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Market Insider/Friday Look Ahead

Gloom and doom greets the February employment report Friday.

There's not much optimism around that report, which is released at 8:30 a.m. Estimates range from a slight increase in jobs to a slight decrease. Lehman expects job growth of 15,000, after January's 17,000 loss. Deutschebank sees a loss of 10,000 payrolls, and an unemployment level of 5.1 percent.

There was barely a bright spot in sight Thursday as the spiral of dysfunctional credit markets drove spreads wider and stocks sold off across the board. Even gold lost some luster, losing $11.20 per troy ounce or 1.1 percent to $975 per troy ounce. Oil, meanwhile, edged up $0.95 per barrel to a record $105.47. But look at the dollar - down 0.7 percent against the euro, hitting another record low, and down 1.3 percent against the yen.

Not surprising, a flight-to-quality trade in Treasurys drove the yield on the 10-year lower to 3.620 percent and the two-year fell to 1.562 percent, its lowest level in four years.

The S&P 500 lost 2.2 percent, or 39 points, to 1304, its lowest close since Sept. 11, 2006. The Dow was down 214 points or 1.8 percent to 12040, its lowest close since Jan. 22. It is now 15 percent below the Oct. 9, 2007 high. The Nasdaq lost 52 points or 2.3 percent, its lowest close since Sept. 22, 2006.

Traders have speculated if that jobs number is really bad, the Fed could take action early, ahead of its March 18 meeting. But if it's not all that bad, it could cause a relief bounce.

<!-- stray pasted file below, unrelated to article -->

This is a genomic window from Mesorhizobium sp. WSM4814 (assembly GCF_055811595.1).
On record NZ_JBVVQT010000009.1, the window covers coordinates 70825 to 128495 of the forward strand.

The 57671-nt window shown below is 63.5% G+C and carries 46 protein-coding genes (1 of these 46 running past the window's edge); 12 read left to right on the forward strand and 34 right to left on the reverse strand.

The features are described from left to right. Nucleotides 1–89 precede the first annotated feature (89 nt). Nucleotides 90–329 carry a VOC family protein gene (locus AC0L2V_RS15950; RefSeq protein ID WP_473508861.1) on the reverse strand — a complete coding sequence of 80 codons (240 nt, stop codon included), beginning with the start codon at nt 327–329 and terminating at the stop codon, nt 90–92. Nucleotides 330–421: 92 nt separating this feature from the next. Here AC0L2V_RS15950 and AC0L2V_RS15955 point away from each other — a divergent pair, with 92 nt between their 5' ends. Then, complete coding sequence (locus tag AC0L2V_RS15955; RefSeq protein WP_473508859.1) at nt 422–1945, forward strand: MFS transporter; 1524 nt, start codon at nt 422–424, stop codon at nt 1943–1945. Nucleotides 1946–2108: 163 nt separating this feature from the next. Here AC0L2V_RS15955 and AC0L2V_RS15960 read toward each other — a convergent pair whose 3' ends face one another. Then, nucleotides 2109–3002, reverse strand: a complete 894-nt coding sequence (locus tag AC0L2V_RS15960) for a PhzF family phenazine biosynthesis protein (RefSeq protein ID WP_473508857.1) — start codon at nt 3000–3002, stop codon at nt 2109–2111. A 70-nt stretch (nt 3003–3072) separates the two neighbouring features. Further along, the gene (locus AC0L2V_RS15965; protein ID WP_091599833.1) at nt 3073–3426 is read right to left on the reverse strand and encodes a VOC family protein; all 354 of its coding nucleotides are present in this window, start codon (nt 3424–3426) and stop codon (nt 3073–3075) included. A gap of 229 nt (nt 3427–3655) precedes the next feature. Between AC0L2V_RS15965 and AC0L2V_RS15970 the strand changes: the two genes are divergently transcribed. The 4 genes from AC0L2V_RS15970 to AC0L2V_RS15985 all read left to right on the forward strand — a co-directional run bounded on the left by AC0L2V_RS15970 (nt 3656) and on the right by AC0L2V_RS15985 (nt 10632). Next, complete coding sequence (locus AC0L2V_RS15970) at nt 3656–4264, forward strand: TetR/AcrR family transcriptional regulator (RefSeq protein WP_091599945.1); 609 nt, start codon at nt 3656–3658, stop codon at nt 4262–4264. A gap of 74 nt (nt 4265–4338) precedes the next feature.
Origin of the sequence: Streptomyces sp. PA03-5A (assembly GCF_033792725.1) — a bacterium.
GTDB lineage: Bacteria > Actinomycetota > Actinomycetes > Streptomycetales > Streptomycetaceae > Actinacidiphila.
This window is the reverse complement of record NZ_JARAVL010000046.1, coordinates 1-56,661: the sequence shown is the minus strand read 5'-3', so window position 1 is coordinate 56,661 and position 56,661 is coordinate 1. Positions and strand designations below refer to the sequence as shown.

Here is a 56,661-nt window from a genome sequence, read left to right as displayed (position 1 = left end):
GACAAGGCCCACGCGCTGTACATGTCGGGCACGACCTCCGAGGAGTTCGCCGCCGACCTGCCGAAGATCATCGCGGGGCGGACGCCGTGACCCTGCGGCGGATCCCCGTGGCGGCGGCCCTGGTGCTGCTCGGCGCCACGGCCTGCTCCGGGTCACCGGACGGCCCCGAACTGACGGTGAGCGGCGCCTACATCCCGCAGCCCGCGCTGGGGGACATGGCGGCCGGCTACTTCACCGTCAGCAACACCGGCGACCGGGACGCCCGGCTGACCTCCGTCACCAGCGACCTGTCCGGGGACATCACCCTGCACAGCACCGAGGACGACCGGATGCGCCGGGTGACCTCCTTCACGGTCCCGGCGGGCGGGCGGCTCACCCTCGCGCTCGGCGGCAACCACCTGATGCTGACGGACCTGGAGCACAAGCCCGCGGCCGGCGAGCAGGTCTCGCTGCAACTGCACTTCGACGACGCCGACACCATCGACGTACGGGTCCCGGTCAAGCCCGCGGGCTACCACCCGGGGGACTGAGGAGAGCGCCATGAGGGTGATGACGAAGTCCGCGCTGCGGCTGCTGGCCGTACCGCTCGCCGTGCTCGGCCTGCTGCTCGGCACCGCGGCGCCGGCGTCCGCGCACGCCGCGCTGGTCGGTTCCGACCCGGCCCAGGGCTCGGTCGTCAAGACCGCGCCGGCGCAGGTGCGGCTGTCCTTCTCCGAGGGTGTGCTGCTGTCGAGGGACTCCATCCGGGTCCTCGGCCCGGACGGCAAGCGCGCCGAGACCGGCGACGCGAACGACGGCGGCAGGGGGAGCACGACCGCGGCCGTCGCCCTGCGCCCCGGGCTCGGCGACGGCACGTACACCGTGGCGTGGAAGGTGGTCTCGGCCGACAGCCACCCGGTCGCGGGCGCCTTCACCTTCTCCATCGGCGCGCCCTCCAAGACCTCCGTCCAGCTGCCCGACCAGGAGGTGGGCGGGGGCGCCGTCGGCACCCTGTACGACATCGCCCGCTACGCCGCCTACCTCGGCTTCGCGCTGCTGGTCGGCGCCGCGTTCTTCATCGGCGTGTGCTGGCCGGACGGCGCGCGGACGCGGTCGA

"From a technical view point, you're now testing the January lows, and we really have to test the intraday lows. It could be a couple of percent more," said Vince Farrell, managing director at Scotsman Capital. Of the jobs report, he says, "that's what could be that tests it."

Not a surprise, the financial sector was at the heart of Thursday's selling, losing 3.65 percent on the day. Fear spiked early in the day on news that Thornburg Mortgage and Carlyle Capital failed to meet margin calls. Traders saw that as a sign other mortgage investors would be forced to liquidate assets.

Merrill Lynch , meanwhile, said it was getting out of subprime mortgage lending, and late in the day, Citigroup said it would reduce its exposure to home loans by $45 billion.

Deutschebank chief U.S. economist Joe Lavorgna was on "Fast Money," and very concisely, summed up the market's dilemma. "Here's the thing, you're getting tremendous amount of fiscal stimulus. This package that we had passed in February, there will be more forthcoming, Eventually interest rates will work their magic," he said.

"But when you have a massive deleveraging of the financial markets, and you still can't solve the bond insurer problem, there's going to be more pain in financials. And financials will dictate what's going to work in the rest of the economy because if the financial sector is broken, monetary policy can't work like it's supposed to."

Questions? Comments? marketinsider@cnbc.com

  • Patti Domm

    Patti Domm is CNBC Executive Editor, News, responsible for news coverage of the markets and economy.

  • A CNBC reporter since 1990, Bob Pisani covers Wall Street from the floor of the New York Stock Exchange.

  • CNBC Senior Commodities Correspondent and Personal Finance Correspondent

  • JeeYeon Park is a writer for CNBC.com. Follow her on Twitter: @JeeYeonParkCNBC

  • Rick Santelli joined CNBC Business News as an on-air editor in 1999, reporting live from the floor of the Chicago Board of Trade.

  • Senior Producer at CNBC's Breaking News Desk.